The High Cost Of Living With Algorithms (or “Computer Says No”)

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David Walliams in “Little Britain” (Photcredit: BBC)

How much?!? “ It wasn’t a question, but a statement of disbelief. Surely some mistake.

But no, the quote from the existing provider of my car insurance is a third higher (and nearly into four figures) despite no claim and no changes in circumstance – and another year’s no-claim bonus to boot. I’m on the phone to a clearly misnamed “customer service centre.”   No, is the answer. That price is fixed. No discretion, no rationality.  Even given the presence of nearly two dozen (much) cheaper competitors.

This weird set of business ethics seems to be: Have a framework so rigid that it pushes customers into the arms of your rivals, or alternatively, hope your customers don’t check their renewal notices so you can scam them out of huge premium hikes. This would be either incompetence or a case of customer inaction paying more than lost premiums. Either way it is surely unsustainable. Shareholders take note.

The power of so-called “big data” is now starting to be recognised.  From the mundanity of algorithm-driven car insurance, to who wields political power (described in frightening detail by Carole Cadwalladr in a landmark, must-read article on our “managed democracy”) that is part-represented by Trump and Brexit?

In-between these two extremes are things that are starting to have a profound effect on everyday people’s everyday lives. In the word of work, there are two specific areas of concern – appraisal and management.

Appraisal – or performance management – has always been problematic.  This is obviously the case if performance is linked closely to pay. But in addition, annual appraisals have been linked to programmes of “forced exits” (i.e. – dismissals or resignations), with quotas designated for each level of performance, and a heavily managed “levelling” exercises to make sure they are filled. Far from incentivising, the demotivating, disengaging effect can be profound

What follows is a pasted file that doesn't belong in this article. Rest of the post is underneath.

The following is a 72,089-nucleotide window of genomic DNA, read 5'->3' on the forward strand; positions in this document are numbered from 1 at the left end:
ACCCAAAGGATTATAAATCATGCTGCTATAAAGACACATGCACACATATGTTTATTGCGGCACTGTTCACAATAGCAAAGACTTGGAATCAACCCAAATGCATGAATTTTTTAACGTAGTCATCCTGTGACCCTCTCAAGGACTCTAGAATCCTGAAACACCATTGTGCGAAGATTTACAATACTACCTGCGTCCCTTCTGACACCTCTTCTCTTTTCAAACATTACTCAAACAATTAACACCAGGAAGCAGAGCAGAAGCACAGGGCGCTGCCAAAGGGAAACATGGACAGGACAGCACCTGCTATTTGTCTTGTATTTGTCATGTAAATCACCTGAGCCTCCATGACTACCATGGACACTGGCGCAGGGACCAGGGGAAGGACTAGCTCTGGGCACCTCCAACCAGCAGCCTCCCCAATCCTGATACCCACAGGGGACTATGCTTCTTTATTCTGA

The appraisals process is also cumbersome, expensive and unsatisfying for managers, so initiatives such as Accenture’s abandonment of an annual appraisal process, in favour of more regular real-time monitoring and feedback, are eye-catching.

But the danger of Accenture’s “Martini”  approach is that “more regular”  becomes constant, and “monitoring and feedback” leads to the remote, micro-assessment of employees – with data harvested, aggregated, analysed and fed back entirely  without human intervention.  At best this is likely to be disempowering.  At worst, it will be the latest iteration of being fired by text message.

Then there is day-to-day management.  A low level of employee control is cited as a barrier to high levels of engagement and output. But with work increasingly delivered electronically – think of peripatetic workers such as telecom engineers or courier drivers – and service users (i.e. us) wanting more predictability in terms  of when someone or something will arrive,  the scope for worker discretion is very limited indeed. But so too can be the scope for mentoring, personal development, even accessing a senior colleague to seek advice, or advise of some unexpected problem.

There is a tension in both these illustrations between what “work” is going to look like in an age that is increasingly technology-driven, and what we generally feel “good work” should be. Unless we can reconcile the two, we will all be victims, not beneficiaries, of a big data world.

Computer says No” intoned David Walliams in a sketch from “Little Britain”. Walliams’ character was a dulled human veneer on an otherwise automated process.  (Usually) Matt Lucas’s customer becomes increasingly frustrated and disbelieving at the irrational, impervious, inability to complete a straightforward transaction.

We laughed because the whole set-up suggested that even if “Computer says yes”, Walliams’ character would smother any progress, and that should this happen in reality, a quick call to an identifiably more senior person would unblock the process.

But we laughed too at the absurd depiction of “customer service.”

Nearly 15 years on, LB’s satirical foresight is entirely vindicated.  A highly productive economy with empowered, engaged employees? “Computer says No”.

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